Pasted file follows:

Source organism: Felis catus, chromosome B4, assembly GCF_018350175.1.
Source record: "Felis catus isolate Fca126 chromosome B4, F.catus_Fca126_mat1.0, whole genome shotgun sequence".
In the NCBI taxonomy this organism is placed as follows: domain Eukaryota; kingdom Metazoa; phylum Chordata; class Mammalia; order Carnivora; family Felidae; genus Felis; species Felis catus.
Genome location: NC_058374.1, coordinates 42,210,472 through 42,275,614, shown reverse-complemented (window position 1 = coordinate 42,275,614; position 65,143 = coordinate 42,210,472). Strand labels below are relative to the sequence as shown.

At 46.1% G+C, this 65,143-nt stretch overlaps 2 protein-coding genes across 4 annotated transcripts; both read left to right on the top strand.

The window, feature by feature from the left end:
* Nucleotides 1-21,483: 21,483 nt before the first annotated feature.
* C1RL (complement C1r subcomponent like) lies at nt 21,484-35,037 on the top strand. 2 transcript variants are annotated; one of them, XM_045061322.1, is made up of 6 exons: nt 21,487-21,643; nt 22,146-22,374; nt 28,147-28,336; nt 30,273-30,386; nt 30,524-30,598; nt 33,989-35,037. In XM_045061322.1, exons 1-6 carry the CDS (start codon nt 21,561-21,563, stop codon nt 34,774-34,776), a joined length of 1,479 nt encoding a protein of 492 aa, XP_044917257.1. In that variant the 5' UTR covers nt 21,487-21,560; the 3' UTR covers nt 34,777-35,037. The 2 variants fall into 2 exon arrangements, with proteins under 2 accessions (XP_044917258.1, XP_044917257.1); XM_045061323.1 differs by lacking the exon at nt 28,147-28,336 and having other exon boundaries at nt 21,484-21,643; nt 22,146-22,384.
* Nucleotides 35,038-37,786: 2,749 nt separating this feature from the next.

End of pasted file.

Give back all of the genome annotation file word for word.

Source organism: Felis catus, chromosome B4, assembly GCF_018350175.1.
Source record: "Felis catus isolate Fca126 chromosome B4, F.catus_Fca126_mat1.0, whole genome shotgun sequence".
In the NCBI taxonomy this organism is placed as follows: domain Eukaryota; kingdom Metazoa; phylum Chordata; class Mammalia; order Carnivora; family Felidae; genus Felis; species Felis catus.
Genome location: NC_058374.1, coordinates 42,210,472 through 42,275,614, shown reverse-complemented (window position 1 = coordinate 42,275,614; position 65,143 = coordinate 42,210,472). Strand labels below are relative to the sequence as shown.

At 46.1% G+C, this 65,143-nt stretch overlaps 2 protein-coding genes across 4 annotated transcripts; both read left to right on the top strand.

The window, feature by feature from the left end:
* Nucleotides 1-21,483: 21,483 nt before the first annotated feature.
* C1RL (complement C1r subcomponent like) lies at nt 21,484-35,037 on the top strand. 2 transcript variants are annotated; one of them, XM_045061322.1, is made up of 6 exons: nt 21,487-21,643; nt 22,146-22,374; nt 28,147-28,336; nt 30,273-30,386; nt 30,524-30,598; nt 33,989-35,037. In XM_045061322.1, exons 1-6 carry the CDS (start codon nt 21,561-21,563, stop codon nt 34,774-34,776), a joined length of 1,479 nt encoding a protein of 492 aa, XP_044917257.1. In that variant the 5' UTR covers nt 21,487-21,560; the 3' UTR covers nt 34,777-35,037. The 2 variants fall into 2 exon arrangements, with proteins under 2 accessions (XP_044917258.1, XP_044917257.1); XM_045061323.1 differs by lacking the exon at nt 28,147-28,336 and having other exon boundaries at nt 21,484-21,643; nt 22,146-22,384.
* Nucleotides 35,038-37,786: 2,749 nt separating this feature from the next.